satisfactoiy, conclusive, oi uefinitive poitiayal of Beiacles has evei been
expiesseu in ait.
As Rose explains, the heio iiieconcilably combines the viitues of "stiength, valoi,
goou natuie, geneiosity, pity foi the uistiesseu, love of auventuie, anu
haiuiness" with the vices of "a hot tempei, insatiable gluttony, anu a lust as
bounuless as his stiength."
4
The Beiacles piesenteu in Classical mythology is
theiefoie unaiguably a paiauoxical chaiactei; howevei, it is this paiauoxical

S
B.}. Rose, A Banubook of uieek Nythology (New Yoik: Routleuge, 19S8), 2S.
4
Ibiu.
natuie that makes him so ielatable. That is to say, uespite his uivine lineage, he is
an unquestionably human chaiactei.
It is in the veiy natuie of myths to be ie-inteipieteu anu auapteu ovei time. It is
theiefoie unsuipiising that so many uiffeient inteipietations of the chaiactei of
Beiacles have been ieauily cieateu anu accepteu ovei time, especially ovei the
last centuiy. 0sually, though, it is Beiacles' musculai natuie that is showcaseu
above his othei viitues: his uefense of the innocent, his iational thought, his
cunning; iaiely has theie been a Beiacles with moie than an iota of chaiactei
uepth. In this aspect, Bisney's Beicules is one of the most successful auaptations
of the chaiactei. The Beicules piesent in the Bisney-animateu auventuie ieflects
the multi-faceteu chaiactei piesenteu in antiquity. Be is both a fightei anu a
lovei; a man of unpaialleleu stiength anu a sensitive soul; one who often makes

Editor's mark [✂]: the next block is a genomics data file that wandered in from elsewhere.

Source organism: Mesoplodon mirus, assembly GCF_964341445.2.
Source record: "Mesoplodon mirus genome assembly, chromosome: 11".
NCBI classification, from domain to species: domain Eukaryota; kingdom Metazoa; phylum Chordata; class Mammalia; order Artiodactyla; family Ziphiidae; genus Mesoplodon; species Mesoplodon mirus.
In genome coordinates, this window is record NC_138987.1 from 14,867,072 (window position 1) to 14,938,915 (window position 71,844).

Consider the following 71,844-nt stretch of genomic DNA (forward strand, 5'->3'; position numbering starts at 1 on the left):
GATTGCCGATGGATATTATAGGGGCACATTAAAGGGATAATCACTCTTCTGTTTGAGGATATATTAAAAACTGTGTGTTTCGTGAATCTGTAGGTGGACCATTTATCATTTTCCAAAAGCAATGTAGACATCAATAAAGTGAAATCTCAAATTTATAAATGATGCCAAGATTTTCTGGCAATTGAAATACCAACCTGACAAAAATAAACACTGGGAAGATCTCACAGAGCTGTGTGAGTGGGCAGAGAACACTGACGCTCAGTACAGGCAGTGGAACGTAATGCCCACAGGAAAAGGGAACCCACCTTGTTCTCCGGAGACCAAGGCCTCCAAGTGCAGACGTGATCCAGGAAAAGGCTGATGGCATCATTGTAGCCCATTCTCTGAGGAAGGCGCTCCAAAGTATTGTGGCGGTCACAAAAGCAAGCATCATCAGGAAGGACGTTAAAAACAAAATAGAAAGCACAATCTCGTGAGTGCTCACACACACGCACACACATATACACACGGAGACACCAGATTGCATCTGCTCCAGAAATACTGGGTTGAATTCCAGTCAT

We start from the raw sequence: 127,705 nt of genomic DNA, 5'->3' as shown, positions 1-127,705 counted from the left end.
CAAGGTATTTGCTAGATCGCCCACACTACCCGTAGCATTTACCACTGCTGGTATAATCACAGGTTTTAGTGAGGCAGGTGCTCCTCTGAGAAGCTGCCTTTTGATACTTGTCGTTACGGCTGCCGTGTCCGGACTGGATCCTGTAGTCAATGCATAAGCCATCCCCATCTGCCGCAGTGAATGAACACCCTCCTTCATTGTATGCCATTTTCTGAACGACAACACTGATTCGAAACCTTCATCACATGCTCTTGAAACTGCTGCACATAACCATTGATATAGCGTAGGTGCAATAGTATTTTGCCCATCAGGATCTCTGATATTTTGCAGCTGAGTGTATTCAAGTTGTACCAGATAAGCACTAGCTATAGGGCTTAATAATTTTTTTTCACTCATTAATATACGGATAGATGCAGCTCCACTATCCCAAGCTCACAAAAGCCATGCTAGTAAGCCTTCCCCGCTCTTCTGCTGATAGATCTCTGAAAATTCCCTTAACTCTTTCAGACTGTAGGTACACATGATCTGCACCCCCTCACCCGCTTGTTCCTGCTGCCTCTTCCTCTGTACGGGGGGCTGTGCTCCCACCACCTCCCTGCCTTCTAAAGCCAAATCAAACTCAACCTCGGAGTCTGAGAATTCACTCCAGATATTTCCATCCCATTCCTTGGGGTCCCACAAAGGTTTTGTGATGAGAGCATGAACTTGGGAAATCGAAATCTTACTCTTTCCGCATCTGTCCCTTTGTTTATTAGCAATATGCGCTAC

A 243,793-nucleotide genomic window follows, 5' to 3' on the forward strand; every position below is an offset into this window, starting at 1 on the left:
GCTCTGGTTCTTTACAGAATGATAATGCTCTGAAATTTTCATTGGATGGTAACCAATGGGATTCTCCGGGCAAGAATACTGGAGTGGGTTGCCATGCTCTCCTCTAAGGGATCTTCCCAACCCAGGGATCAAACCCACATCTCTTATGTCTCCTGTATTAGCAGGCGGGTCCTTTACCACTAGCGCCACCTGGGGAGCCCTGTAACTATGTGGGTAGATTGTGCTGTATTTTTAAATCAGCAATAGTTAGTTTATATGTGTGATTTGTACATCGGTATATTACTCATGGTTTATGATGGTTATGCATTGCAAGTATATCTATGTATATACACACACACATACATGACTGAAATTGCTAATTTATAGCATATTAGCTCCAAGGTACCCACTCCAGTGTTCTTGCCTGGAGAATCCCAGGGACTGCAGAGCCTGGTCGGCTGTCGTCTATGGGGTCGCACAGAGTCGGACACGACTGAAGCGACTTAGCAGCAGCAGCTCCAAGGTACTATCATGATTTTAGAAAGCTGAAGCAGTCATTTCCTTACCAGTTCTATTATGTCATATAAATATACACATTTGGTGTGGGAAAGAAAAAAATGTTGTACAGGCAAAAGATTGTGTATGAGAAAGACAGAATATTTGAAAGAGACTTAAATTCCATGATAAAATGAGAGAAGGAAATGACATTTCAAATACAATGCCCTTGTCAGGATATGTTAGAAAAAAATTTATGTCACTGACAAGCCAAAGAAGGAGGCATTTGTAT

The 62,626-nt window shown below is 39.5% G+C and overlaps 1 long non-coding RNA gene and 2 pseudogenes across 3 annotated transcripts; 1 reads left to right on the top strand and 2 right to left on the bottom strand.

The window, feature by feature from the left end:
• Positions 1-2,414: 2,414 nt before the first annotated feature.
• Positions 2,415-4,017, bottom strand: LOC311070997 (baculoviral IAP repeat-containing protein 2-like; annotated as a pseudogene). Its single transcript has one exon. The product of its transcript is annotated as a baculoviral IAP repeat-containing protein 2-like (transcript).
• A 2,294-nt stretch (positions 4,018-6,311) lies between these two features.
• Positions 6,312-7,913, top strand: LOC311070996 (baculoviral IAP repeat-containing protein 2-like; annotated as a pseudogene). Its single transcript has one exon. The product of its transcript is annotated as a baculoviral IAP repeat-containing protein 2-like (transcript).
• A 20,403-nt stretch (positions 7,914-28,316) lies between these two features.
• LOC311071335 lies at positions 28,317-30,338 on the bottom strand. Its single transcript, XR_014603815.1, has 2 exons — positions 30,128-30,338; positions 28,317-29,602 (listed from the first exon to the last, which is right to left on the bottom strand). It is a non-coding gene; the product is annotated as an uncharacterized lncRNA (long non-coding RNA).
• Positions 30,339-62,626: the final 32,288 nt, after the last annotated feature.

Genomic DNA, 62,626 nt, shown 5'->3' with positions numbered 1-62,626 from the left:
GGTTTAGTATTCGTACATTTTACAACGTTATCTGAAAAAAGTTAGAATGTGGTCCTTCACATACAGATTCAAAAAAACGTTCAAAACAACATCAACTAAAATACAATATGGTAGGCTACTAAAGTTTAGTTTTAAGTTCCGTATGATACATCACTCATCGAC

mistakes uue to his own peisonal shoitcomings but always enueavois to make
up foi these failuies. This is one of the gieat successes of Bisney's :-(;',-./ it
piesents a ieal Beiacles, a ieal, ielatable chaiactei awash with contiauictions
that can be empathizeu with foi his humanity. This contiauictoiy natuie allows
us to ieflect on contiauictions in oui own lives, anu in this way a myth that
oiiginateu piobably ovei 4,uuu yeais ago becomes peisonal: by viitue of its
univeisality.
Bisney's :-(;',-. has often been ciiticizeu foi taking libeities with the oiiginal
myth. Inueeu, Bisney's iequest of the uieek goveinment in 1997 to holu an open-
aii piemieie on Pnyx Bill was uenieu on the basis that the film took too many
libeities with the oiiginal myth. The Athenian publication "%.#->=*. )9?*.
stateu: "This is anothei case of foieigneis uistoiting oui histoiy anu cultuie just
to suit theii commeicial inteiests"
S
. This objection to the film is quite well-
founueu as the film is awash with so-calleu inaccuiacies. (uuaiuian) But what
aie these inaccuiacies, anu why aie they so-knowingly piesenteu.
It is iiiefutable that Bisney's :-(;',-. takes libeities with the oiiginal myth. It
waips mythological chaiacteis anu plots to funu its own enus. Foi example, it
paints Baues as the film's piimaiy antagonist, seeking to uestioy Beicules at

S
}ulia Llewellyn Smith anu Ciaian Byine, "uieeks put Bisney's 'Beicules' on
tiial," )1- @7$,9 )-,-8(7?1A 0ctobei 9, 1997, 1S.

eveiy tuin. In the oiiginal myth, it was Beia who was Beiacles' bane. The ieason
foi this will be uiscusseu in uue couise. The film intiouuces chaiacteis anu plots
which aie essentially waipeu veisions of the oiiginal Beiacles myth: the iole of
mentoi to the young heio is playeu by Philoctetes insteau of Chiion, Beicules
aiues the gous in uefeating the Titans insteau of the uiants, Pegasus is Beicules'
siuekick, Nessos abuucting Negaia acioss a iivei insteau of Beianiia, anu most
notably Beicules is piesenteu in the film as the legitimate son of Zeus anu Beia